Wednesday Oct 18

JohnTuri02 During the past year I’ve tasted some incredible wines. If I were to sit down and quietly ponder the bottles I’ve had the pleasure of experiencing in the last 12 months, although ­completely ‘brag worthy’, it’s not my intention to give you a list of wines just for sake of having bragging rights. This year-end review is not about me, it’s about the wines and it’s about you and my hope that you’ve had the pleasure of exploring new vintages, maybe even pushed the boundaries a bit and went places with some new wines that you might not have done otherwise.

Many of the wines I tasted and reviewed in 2014 were older vintages, and before now I’ve not gotten into the thick of them. It’s not that I don’t enjoy the delicate balance of old wines, but rather that there’s just so many new wines to try.

If you’ve followed me for any length of time, then you know I’m a bit of a ‘new world’ wine fanatic. In my wine, I desire high alcohol with a fruit forward finish. Some call it heavy heat and fruit bombed wine. Whatever you want to label it, to me it’s yummy! California is my source for these wines and when people ask me “Why?”... I instantly say Those are the wines that sparked my passion and the ones I learned from.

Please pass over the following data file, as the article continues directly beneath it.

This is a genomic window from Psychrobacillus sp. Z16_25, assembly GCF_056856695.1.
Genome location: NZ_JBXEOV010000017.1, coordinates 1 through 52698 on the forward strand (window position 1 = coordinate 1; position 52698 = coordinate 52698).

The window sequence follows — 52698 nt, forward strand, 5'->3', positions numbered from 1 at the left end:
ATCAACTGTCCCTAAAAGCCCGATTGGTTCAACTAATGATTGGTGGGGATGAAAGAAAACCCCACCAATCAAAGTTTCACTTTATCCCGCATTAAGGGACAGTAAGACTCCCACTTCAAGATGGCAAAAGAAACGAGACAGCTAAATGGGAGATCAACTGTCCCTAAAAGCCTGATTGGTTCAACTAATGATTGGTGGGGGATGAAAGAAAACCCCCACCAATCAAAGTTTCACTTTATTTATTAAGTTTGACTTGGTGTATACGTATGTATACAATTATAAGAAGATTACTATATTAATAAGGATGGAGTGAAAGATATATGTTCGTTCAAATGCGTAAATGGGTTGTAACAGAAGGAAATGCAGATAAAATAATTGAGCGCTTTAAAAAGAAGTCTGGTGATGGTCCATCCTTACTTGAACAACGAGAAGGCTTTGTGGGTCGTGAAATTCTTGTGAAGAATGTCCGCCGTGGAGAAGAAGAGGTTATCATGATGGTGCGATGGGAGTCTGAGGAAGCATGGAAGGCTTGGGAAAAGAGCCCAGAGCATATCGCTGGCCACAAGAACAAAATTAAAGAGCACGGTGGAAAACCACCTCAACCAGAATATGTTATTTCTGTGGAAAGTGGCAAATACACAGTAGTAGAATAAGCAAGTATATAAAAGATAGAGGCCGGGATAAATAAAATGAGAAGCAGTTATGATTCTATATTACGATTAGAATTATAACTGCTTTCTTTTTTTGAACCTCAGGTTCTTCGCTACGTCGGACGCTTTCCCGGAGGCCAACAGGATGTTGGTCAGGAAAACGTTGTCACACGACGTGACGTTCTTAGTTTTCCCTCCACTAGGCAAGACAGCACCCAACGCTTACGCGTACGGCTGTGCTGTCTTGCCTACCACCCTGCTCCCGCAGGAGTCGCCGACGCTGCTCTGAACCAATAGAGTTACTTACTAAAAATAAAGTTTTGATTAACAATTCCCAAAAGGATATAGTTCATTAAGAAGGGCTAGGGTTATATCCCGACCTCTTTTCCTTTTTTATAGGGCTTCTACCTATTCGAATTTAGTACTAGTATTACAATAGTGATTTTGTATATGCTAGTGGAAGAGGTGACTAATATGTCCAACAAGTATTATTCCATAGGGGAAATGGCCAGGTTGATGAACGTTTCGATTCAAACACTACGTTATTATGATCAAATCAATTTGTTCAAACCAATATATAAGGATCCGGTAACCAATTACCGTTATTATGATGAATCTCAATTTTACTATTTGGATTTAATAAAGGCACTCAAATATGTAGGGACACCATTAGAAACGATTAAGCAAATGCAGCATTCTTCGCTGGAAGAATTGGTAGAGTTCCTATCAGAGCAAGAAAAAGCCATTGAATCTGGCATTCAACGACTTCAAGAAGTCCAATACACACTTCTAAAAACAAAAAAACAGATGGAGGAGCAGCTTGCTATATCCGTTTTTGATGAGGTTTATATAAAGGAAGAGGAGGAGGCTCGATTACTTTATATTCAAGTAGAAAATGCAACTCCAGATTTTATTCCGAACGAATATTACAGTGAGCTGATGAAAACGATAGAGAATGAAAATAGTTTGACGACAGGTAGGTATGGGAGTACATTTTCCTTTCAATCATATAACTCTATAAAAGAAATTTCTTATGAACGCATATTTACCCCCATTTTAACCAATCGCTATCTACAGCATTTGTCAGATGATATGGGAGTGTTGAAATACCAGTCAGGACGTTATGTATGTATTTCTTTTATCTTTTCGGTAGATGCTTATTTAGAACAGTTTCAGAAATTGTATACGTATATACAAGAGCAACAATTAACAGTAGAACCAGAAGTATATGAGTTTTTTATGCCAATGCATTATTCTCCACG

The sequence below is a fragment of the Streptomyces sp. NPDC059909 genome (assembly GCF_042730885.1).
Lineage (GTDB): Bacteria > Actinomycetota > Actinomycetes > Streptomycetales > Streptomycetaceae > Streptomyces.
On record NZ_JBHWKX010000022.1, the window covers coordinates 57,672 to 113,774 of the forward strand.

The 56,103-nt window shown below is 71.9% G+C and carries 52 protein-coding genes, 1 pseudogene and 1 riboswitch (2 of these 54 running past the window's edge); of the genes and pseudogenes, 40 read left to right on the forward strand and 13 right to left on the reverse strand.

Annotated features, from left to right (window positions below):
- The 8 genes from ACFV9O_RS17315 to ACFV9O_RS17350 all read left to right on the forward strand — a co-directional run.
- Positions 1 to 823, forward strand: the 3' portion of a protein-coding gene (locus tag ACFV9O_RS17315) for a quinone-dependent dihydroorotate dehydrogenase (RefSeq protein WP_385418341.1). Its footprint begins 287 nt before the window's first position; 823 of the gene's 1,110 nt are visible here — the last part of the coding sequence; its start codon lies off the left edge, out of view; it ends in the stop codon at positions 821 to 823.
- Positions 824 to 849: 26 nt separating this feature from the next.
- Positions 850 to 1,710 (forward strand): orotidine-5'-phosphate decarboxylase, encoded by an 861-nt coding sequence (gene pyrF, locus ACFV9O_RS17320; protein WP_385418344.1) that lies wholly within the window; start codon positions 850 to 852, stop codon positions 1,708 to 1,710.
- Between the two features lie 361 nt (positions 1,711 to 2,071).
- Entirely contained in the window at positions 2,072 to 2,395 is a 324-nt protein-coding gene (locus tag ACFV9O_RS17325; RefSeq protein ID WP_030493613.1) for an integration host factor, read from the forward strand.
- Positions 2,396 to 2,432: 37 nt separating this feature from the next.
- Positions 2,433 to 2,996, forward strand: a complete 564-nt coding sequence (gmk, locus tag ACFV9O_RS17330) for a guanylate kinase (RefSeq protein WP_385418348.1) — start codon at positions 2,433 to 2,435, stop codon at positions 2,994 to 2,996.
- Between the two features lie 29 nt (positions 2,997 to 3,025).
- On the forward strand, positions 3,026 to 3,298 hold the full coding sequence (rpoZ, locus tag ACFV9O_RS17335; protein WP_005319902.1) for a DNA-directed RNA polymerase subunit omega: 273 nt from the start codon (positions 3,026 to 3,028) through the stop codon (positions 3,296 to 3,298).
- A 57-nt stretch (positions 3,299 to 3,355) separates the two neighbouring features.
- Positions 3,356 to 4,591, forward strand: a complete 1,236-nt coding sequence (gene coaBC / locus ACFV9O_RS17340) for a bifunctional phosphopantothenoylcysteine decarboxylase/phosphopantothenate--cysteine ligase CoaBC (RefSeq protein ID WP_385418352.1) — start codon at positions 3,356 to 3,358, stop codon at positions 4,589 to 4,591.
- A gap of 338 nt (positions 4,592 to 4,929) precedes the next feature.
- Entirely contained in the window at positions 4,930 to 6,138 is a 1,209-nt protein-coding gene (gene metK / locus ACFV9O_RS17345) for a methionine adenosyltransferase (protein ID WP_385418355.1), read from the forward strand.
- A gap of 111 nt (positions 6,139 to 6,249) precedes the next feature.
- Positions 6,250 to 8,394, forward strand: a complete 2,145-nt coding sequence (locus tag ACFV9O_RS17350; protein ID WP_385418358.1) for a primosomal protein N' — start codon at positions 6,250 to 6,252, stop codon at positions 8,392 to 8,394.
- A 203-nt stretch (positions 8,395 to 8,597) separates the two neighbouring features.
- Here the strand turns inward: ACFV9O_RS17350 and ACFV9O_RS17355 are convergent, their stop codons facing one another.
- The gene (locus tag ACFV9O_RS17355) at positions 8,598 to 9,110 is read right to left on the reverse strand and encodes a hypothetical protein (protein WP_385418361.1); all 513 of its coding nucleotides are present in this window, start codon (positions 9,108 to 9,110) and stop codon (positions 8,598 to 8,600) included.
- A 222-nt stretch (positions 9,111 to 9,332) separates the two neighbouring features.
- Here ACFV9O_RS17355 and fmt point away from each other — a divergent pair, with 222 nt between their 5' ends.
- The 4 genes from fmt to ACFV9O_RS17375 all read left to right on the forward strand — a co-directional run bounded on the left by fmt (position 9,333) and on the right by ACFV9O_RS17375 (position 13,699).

As kid, I worked at Morry’s of Naples, the famous wine store in Long Beach, California that I wrote about in the Far Niente Chardonnay Review and was there into my college years. The owners had so many connections with Napa and Sonoma County, that I would often get to work and find them in the midst of sampling some current offering or enjoying one of their favorites and they’d invite me to join them. The beauty was not only getting to taste some amazing wines, but that the tasting itself wasn’t being hosted by some wine rep. Instead, it was the actual owners of wineries themselves. Winemakers would come in and pour everything from young chardonnays and finely balanced cabernet sauvignons to direct from the barrel, and even a few gems that were chosen from private ‘dark cellar’ estate collections.